Peruvian avocado industry assures supplies despite challenges as volumes ramp up
The Peruvian avocado sector has assured that it will continue to supply global markets with high-quality fruit this season despite challenges related to the Covid-19 pandemic, an industry representative has said.
Daniel Bustamante, chairman of the Peruvian Hass Avocado Growers' Association (ProHass), told FreshFruitPortal.com that while there have been some disruptions to the international market and domestic operations, there would not be any significant impact on the industry's exports.
His comments come as the industry prepares to ramp up volumes from mid-April.
"In mid-March the Peruvian Government reacted in a timely fashion on the Covid-19 situation, imposing measures like social restrictions and curfews to avoid further contamination," he said. "But agriculture is one of the few essential sectors of the economy that is still able to operate.
"Companies have been allowed to continue growing, packing and exporting, complying with all of the extraordinary protective measures for the labor force that the government has given us."
That said, he explained that those additional regulations had created inefficiencies and extra costs for the Peruvian avocado industry.
For example, it has become more expensive to transport workers as fewer people can be transported per vehicle, while social distancing rules mean the rate of harvest and packing is also affected. The number of workers has also been limited and they need to be sent home earlier than normal, limiting how much can be done per day.
"The sector has been reacting according and we have been able to comply with all the regulations. Companies can continue operating and are complying with their commitments to the markets with the additional protective measures," he said.
Bustamante said there had been a slight slowdown in exports, but he believed this was more related to companies learning about how to implement the new measures and also due to market uncertainty over recent weeks.
"But things are now on a better track in the market and the companies are learning how to work in this situation," he said.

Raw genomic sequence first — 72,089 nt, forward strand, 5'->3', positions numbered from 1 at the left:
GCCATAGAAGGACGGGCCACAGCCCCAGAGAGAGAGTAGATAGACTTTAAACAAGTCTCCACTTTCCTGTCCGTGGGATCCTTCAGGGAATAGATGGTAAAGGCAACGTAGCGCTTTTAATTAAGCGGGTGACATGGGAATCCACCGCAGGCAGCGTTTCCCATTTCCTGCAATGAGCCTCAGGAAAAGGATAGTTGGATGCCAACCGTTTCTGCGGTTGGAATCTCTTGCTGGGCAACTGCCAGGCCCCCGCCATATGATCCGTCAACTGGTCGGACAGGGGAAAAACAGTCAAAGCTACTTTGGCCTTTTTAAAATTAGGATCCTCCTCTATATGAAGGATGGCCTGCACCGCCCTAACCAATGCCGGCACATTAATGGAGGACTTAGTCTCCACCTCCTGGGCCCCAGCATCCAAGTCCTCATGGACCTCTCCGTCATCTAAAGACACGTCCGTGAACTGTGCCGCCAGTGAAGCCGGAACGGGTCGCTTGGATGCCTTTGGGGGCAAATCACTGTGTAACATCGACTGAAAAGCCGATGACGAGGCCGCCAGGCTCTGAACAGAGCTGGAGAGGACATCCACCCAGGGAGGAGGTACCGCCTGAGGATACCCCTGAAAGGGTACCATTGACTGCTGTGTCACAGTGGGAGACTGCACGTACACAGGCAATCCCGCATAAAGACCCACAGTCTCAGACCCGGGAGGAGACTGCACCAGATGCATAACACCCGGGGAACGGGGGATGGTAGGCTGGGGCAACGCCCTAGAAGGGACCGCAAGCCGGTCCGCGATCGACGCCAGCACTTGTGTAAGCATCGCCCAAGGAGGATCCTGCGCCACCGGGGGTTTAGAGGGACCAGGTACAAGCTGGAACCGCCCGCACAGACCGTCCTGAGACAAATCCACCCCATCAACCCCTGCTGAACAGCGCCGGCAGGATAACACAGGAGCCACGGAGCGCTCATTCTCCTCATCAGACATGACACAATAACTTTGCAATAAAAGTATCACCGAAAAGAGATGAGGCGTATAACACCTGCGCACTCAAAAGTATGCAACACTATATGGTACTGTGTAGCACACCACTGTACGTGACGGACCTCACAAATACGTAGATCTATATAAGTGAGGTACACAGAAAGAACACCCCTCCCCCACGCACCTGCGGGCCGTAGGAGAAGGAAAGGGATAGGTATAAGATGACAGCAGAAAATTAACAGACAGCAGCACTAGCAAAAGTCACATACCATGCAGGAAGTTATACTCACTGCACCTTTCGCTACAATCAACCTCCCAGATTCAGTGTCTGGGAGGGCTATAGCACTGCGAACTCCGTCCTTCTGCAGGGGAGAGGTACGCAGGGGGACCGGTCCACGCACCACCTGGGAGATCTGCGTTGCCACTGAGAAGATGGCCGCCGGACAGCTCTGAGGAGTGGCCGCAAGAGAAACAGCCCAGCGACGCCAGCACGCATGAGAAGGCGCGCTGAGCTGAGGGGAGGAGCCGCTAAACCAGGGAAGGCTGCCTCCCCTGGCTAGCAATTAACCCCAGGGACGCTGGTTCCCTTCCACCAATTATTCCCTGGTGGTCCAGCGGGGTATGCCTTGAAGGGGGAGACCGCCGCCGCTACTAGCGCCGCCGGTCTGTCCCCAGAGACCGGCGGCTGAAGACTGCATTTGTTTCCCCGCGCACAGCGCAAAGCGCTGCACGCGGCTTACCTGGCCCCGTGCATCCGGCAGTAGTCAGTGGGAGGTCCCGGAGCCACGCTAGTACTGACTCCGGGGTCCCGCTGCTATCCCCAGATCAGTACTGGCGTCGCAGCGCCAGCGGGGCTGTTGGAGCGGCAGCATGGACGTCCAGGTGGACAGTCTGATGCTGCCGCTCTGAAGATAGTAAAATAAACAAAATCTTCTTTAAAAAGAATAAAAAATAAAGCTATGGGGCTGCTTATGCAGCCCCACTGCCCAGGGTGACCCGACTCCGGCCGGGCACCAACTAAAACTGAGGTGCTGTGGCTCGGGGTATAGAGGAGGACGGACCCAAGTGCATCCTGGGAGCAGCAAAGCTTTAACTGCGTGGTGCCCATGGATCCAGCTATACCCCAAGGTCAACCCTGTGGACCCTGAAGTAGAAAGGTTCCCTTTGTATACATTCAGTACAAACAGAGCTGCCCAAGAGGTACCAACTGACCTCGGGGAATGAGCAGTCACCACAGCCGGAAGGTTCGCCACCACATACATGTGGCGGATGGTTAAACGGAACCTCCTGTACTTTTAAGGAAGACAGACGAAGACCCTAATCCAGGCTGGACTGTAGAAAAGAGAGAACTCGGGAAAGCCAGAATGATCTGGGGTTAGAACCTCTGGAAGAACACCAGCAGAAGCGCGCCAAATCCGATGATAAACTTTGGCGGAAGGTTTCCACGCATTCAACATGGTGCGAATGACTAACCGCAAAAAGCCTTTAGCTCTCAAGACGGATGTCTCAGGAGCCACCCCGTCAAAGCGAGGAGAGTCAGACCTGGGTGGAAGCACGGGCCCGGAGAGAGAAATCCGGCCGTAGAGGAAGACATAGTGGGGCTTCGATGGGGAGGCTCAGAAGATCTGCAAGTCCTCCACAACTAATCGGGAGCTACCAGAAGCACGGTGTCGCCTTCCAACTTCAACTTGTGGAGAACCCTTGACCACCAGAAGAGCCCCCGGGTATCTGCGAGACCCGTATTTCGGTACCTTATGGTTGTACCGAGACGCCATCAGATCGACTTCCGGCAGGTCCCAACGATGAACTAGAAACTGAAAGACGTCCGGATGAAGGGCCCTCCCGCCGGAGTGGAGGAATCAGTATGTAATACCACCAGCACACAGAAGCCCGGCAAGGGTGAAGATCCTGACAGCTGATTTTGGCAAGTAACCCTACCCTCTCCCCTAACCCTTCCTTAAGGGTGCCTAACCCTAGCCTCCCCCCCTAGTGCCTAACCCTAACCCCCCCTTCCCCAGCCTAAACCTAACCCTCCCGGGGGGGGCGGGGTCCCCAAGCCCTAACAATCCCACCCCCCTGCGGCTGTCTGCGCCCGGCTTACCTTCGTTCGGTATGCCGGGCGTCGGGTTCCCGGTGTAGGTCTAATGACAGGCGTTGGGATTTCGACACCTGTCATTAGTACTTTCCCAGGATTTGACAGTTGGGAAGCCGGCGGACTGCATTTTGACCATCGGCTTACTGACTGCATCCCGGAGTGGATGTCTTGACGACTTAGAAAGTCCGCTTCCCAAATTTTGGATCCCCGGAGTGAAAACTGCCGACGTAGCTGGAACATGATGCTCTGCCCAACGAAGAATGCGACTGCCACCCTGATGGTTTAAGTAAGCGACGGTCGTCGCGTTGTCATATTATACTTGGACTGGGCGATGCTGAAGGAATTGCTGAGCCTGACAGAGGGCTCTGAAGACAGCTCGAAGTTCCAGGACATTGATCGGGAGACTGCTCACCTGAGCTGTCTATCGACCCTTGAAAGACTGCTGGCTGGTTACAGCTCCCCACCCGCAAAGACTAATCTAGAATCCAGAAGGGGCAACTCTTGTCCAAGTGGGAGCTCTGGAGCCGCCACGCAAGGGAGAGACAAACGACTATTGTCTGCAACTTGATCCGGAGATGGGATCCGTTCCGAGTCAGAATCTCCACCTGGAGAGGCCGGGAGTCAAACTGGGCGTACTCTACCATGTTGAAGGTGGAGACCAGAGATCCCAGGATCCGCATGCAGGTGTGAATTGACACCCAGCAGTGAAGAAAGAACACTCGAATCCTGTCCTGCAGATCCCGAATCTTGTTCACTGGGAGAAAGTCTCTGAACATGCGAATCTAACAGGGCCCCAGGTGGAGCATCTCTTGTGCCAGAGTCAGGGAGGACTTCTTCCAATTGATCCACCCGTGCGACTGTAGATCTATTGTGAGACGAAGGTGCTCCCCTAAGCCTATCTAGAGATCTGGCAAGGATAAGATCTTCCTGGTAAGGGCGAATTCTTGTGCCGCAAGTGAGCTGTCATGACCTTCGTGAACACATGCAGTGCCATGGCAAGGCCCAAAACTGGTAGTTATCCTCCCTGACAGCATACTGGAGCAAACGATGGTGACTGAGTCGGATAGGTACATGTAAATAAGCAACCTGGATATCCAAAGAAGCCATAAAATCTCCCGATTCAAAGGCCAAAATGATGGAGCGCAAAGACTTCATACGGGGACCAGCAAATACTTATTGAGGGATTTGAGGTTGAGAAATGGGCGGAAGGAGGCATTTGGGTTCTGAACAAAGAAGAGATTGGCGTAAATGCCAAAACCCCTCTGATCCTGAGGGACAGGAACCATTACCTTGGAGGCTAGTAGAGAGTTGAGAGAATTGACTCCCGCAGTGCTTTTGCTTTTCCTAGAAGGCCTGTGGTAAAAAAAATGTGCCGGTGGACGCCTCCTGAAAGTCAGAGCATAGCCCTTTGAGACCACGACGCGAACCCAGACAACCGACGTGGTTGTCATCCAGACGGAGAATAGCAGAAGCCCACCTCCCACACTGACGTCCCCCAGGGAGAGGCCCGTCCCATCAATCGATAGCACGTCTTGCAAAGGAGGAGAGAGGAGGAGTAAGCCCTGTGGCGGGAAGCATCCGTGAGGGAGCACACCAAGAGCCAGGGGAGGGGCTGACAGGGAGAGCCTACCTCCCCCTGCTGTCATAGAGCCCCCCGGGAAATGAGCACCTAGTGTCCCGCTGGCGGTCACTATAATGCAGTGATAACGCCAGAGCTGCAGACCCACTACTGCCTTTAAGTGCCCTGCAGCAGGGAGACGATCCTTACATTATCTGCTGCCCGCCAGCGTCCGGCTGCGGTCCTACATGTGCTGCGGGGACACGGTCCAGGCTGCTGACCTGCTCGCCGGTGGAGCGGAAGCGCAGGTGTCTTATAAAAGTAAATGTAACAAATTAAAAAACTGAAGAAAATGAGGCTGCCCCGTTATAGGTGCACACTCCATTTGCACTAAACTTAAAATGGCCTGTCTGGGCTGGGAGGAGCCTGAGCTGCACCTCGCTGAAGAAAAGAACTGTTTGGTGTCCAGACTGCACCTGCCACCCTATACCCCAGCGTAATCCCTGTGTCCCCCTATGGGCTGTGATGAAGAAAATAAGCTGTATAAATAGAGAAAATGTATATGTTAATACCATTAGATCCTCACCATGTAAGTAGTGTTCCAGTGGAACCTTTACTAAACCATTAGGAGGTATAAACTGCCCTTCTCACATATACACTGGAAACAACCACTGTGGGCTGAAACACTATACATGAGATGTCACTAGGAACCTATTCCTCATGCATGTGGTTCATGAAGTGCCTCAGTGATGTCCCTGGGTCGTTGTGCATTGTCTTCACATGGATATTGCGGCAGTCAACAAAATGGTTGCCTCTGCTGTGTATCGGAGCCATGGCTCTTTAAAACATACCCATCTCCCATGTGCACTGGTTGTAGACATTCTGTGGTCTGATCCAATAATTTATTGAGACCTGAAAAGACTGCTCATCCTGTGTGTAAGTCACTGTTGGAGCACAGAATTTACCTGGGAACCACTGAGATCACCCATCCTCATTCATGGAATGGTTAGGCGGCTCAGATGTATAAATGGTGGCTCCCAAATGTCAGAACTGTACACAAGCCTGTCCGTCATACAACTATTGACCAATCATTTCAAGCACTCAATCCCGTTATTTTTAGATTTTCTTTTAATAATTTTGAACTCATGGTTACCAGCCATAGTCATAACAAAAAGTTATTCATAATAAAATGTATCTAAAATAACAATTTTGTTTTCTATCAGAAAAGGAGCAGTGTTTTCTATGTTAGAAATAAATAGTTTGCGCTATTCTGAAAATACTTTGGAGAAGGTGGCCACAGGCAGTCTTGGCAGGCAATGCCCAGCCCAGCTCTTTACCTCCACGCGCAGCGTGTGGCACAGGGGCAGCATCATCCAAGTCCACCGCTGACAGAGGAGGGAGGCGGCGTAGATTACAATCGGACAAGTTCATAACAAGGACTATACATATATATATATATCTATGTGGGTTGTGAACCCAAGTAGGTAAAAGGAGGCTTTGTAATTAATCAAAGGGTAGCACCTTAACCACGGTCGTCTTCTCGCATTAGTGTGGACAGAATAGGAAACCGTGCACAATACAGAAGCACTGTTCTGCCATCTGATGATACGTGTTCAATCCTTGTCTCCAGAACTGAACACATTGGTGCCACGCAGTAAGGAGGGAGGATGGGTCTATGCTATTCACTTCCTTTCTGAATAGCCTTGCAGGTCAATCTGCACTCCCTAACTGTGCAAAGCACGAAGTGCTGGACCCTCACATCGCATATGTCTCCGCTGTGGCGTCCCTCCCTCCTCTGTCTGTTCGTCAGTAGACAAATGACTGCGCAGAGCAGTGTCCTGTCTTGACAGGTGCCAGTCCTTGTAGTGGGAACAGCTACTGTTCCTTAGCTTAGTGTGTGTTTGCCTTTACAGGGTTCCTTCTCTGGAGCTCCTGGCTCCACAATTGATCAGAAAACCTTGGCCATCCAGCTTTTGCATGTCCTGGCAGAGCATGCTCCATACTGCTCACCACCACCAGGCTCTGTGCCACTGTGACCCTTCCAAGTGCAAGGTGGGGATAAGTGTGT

He also noted that there had so far been few problems in terms of logistics in Peru, with enough truck drivers available and accommodating to the new schedules. The flow of containers from the ports to the packing houses and vice versa has also not been much of an issue, but the response times and efficiency of these operations have slowed down, he added.
The first exports of the Peruvian avocado season have been focused on the European market, and Bustamante said that shippers have seen good demand at the retail level over recent weeks.
"Avocados are top of consumers' lists. They are known for being very healthy," he said.
"Foodservice has been affected, in that sector we have already seen impacts. Demand went down drastically to almost zero, but now restaurants have been adapting to the new rules and new consumer behavior, and they've been strengthening their takeout orders.
"That has caused a slight reactivation of the sector, however not to the level we were at two years ago. But we do see strong retail demand for healthy products, especially avocado."
Season expectations for Peruvian avocado season
Following a year-on-year drop in export volumes last season of 17%, Peru is this year currently forecasting a 5% increase over the levels seen in 2018, when 336,000MT were exported.
But unlike 2018, when the volumes were greatly concentrated in a few weeks, Bustamante said that supplies would be a lot more consistent and spread out throughout the season. The peak weeks are expected to be from May through July.
"We have been exporting some small volumes from mid-March, but now in mid-April we are starting with the larger volumes," he said.
The Peruvian avocado season has started significantly earlier than normal over the last couple of seasons following heavy investment in early production areas in the north of the country. With those young orchards now maturing, the season gets underway several weeks earlier than before.
He said the increased early volumes were largely targeting the European and Asian markets, with shipments to the U.S. ramping up later in the season.
"Europe is still our main market, and we are now shipping there, as well as China and Japan, around five to six weeks earlier than in previous seasons," Bustamante said. "Those markets take fruit from Peru because it is well known to be at good maturity levels at that time of year."
The Chinese market, he added, is now starting to reactivate following the peak of the Covid-19 outbreak.
"That market is just gaining traction again and we would expect exports to grow. Hopefully we will see more movement," he said.
On the U.S. market, where Peru has also seen a rising share of the avocado market over recent years, Bustamante explained that Peruvian avocado supplies were an excellent complement to the domestic and Mexican supplies. Exports from Mexico are at the lowest point in the Northern Hemisphere summer months.
"We have nationwide coverage in the U.S., but we mainly go to the East Coast as there we're in a better position to compete with Mexico and California due to their high logistical costs," he said.
"The U.S. avocado market has been growing, and Peru has been taking a share of that growth."